Valuations are stretched, but speculative option trading may not necessarily be a sign of widespread, unsustainable froth.

When the shares of a modest bricks-and-mortar videogame retailer start the year at $19 and hit $470 before the end of January, you know something strange is going on.

That’s the extraordinary story of GameStop over the past month.

Snowball Effect

Speculative single-stock and option trading by retail investors has been a peculiar feature of markets during the coronavirus crisis. Last week, it reached new levels of frenzy. Retail investors appear to have been identifying unloved stocks, often long-term targets of hedge fund short sellers, and then buying the stocks and call options and shouting about it on social media.

This has set off an incredible snowball effect. The writers of the call options buy the underlying stock that they are obliged to deliver should the option be exercised, which pushes up the price, which squeezes the short sellers, which forces them to buy the stock, too, to cover their shorts. Before you know it, your local video game retailer has a market cap north of $30 billion and was briefly the largest stock in the Russell 2000 index.

Lottery Tickets

To some, this may look like a good old-fashioned short squeeze. But we think the story reflects a number of new factors.

These stock and option plays look like get-rich-quick lottery tickets, and social media is spreading the word. Relaxation of brokerage rules has given day traders easier access to these markets. Low commission rates, enormous liquidity provided by the Federal Reserve, an army of quarantined people sitting at home, many on a pile of savings augmented by fiscal-stimulus checks—it all adds up to an extraordinary situation.

One thing it does not seem to reflect, in our view, is any kind of fundamental economic or business reality. Some of the numbers are remarkable. Reports indicate that single-stock option trading has been smashing single-day volume records during January. The market’s put-to-call ratio, a measure of how many option traders are betting on higher versus lower prices, is near a 20-year record.

But does this necessarily pose a threat to other investors, or create systemic risks?


While at times investors and markets lose sight of fundamentals, in the long run, we believe they are the only thing that matters.

In the near term, we are watching closely as this speculative frenzy forces some hedge funds to unwind their positions. In past cycles, the unwinding of leveraged positions has led to significant short-term volatility. There certainly exists a frothiness to this market that we are concerned about, and, based on our view of the fundamentals, we prefer some of the less expensive, cyclical and value-oriented parts of the market.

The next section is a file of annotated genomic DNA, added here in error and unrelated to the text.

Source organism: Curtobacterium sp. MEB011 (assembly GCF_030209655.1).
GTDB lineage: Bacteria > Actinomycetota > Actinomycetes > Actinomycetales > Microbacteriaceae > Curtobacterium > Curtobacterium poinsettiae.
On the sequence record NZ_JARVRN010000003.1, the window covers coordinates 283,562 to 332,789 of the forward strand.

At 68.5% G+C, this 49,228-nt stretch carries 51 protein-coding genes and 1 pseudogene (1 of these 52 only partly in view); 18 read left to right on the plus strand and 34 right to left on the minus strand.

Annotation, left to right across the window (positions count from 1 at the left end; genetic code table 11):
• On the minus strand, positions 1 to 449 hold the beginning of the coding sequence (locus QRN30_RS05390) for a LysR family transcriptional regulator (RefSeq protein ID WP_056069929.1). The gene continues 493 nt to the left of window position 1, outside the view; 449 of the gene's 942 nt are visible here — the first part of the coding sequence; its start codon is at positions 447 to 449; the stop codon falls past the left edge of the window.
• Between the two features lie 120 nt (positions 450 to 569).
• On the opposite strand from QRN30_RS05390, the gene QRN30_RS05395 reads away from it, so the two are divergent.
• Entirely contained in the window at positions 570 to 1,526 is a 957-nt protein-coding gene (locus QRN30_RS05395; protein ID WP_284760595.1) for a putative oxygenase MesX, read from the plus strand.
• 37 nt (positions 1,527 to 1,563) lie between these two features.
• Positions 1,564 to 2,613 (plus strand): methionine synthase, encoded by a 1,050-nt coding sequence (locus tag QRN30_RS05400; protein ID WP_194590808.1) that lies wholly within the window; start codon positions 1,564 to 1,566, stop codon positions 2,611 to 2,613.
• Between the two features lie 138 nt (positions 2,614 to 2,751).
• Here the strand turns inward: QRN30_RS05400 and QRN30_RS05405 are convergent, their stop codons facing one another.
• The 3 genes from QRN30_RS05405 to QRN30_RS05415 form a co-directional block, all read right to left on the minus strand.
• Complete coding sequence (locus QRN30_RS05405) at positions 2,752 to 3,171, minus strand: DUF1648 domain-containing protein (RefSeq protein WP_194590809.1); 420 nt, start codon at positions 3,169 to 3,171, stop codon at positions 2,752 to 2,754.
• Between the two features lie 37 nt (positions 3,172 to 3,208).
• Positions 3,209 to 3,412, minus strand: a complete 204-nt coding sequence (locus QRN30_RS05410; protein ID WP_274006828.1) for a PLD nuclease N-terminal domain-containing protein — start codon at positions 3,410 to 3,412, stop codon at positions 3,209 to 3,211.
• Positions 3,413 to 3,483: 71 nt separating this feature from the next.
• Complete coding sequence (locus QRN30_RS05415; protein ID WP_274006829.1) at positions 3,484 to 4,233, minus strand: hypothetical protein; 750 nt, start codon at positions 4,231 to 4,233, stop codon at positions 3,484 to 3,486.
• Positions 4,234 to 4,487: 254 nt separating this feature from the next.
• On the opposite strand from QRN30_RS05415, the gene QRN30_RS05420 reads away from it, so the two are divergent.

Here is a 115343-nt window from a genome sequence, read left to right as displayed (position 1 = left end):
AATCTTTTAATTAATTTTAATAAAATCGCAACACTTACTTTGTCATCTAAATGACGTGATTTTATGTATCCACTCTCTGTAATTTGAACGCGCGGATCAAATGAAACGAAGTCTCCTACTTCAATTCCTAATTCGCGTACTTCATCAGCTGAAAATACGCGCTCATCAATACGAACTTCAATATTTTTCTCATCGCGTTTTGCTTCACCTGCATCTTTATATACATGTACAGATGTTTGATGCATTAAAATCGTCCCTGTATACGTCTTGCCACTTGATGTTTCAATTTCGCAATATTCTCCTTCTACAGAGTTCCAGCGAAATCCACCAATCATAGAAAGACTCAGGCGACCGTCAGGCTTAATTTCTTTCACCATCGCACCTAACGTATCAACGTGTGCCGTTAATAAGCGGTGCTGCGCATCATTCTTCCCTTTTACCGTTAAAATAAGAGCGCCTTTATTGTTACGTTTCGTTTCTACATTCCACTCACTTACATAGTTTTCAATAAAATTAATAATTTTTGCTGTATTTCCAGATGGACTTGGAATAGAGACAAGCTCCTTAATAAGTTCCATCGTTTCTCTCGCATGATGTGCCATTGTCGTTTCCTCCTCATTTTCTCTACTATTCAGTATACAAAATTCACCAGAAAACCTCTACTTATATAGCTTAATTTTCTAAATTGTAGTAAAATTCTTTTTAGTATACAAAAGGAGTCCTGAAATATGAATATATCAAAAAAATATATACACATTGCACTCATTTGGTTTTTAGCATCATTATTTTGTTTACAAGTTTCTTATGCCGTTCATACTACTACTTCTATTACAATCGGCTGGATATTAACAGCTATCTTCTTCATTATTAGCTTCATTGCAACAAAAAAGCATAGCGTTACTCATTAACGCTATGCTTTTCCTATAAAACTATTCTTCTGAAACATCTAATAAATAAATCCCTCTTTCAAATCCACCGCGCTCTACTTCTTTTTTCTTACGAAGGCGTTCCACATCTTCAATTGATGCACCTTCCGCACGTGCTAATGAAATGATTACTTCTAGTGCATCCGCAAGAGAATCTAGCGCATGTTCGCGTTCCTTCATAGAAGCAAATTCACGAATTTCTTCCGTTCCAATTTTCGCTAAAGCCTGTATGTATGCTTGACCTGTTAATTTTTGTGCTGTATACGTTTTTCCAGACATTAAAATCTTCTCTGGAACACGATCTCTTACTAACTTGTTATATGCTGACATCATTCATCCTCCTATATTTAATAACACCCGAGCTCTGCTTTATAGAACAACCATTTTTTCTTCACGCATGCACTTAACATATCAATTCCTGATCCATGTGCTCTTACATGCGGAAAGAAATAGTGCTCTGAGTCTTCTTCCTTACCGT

Ultimately, however, we do think that this year has the potential to be a solid one for equities. Unlike these option-fueled stocks, valuations in general are underpinned by improving fundamentals.

Already in the current earnings season, nine out of 10 S&P 500 companies have beaten their consensus expectations. Companies have also started buying back stock. Interest rates are near zero and central banks are likely to remain accommodative.

Leading indicators such as Purchasing Managers’ Indices point to firmer business confidence. Last week, in its latest World Economic Outlook, the International Monetary Fund raised its forecast for global GDP growth to 5.5%, and its U.S. forecast by a full two percentage points, to 5.0%.

This, in our view, reflects justified optimism. A large U.S. stimulus package looks set to be agreed upon within the next two months and the coronavirus vaccine program, while sometimes sloppy and likely subject to further obstacles, suggests that we could potentially achieve “herd immunity” by the summer and reopen economies more fully in the second half of the year.

When the GameStop game stops, we believe it will be a sign that we have returned to our normal lives of producing, consuming and investing, and put the gambling aside.

In Case You Missed It

  • U.S. Consumer Confidence: +2.2 to 89.3 in January
  • S&P Case-Shiller Home Price Index: November home prices increased 1.1% month-over-month and increased 9.1% year-over-year (NSA); +1.4% month-over-month (SA)
  • U.S. Durable Goods Orders: +0.2% in December (excluding transportation, durable goods orders increased 0.7%)
  • Federal Open Market Committee Meeting: The FOMC made no changes to its policy stance
  • U.S. Initial Jobless Claims: +847,000 for the week ending January 23
  • U.S. 4Q 2020 GDP (First Preliminary): +4.0% annualized rate
  • U.S. New Home Sales: +1.6% to SAAR of 842,000 units in December
  • U.S. Personal Income and Outlays: Personal spending decreased 0.2%, income increased 0.6%, and the savings rate increased to 13.7% in December

What to Watch For

  • Monday, February 1:
    • ISM Manufacturing Index
  • Tuesday, February 2:
    • Eurozone 4Q 2020 GDP (Preliminary)
    • China Purchasing Managers’ Index
  • Wednesday, February 3:
    • Eurozone Consumer Price Index
    • ISM Non-Manufacturing Index
  • Thursday, February 4:
    • U.S. Initial Jobless Claims
  • Friday, February 5:
    • U.S. Employment Report

– Andrew White, Investment Strategy Group

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